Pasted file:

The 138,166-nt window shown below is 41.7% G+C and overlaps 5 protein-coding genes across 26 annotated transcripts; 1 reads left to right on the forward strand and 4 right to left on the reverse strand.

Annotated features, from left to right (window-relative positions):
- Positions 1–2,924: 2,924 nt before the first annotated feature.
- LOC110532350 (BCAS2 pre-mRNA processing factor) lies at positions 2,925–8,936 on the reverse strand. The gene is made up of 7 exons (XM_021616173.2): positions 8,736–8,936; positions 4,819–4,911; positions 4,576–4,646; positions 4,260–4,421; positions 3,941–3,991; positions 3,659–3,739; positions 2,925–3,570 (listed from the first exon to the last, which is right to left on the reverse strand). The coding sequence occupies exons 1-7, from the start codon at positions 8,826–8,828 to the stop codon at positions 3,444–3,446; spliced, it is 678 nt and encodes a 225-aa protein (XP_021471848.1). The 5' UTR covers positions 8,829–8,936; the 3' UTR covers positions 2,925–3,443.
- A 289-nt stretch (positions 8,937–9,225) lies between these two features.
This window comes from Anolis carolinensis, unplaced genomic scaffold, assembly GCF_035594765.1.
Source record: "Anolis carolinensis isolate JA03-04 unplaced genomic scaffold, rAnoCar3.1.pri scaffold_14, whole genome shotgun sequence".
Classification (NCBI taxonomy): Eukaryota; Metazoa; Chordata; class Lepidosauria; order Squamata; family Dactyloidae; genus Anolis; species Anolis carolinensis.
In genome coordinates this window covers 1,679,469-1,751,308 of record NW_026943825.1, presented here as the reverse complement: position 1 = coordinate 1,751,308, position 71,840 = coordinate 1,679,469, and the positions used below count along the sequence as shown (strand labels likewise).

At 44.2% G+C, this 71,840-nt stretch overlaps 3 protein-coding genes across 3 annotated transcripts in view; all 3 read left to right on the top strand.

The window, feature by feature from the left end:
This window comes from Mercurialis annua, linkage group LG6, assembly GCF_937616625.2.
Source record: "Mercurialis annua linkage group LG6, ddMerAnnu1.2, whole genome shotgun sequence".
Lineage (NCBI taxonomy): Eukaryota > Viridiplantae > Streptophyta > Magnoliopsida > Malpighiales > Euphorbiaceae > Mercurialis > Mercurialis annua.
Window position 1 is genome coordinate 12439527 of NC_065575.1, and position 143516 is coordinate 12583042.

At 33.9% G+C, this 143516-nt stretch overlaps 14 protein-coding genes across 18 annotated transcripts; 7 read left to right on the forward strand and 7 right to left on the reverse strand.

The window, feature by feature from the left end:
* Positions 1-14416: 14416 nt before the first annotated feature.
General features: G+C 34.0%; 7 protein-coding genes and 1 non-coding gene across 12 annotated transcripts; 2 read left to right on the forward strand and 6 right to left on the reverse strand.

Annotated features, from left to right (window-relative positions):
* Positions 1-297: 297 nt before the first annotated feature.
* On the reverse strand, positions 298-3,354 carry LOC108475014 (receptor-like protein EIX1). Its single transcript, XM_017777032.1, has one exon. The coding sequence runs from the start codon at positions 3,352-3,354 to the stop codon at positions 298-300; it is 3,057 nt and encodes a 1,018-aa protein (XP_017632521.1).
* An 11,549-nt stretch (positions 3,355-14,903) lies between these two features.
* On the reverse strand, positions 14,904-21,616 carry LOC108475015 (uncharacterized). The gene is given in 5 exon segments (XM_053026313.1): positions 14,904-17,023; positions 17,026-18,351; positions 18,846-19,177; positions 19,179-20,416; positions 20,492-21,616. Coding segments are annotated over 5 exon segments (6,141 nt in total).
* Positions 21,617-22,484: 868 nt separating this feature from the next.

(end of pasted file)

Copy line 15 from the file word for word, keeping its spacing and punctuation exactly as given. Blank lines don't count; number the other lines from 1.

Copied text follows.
Window position 1 is genome coordinate 12439527 of NC_065575.1, and position 143516 is coordinate 12583042.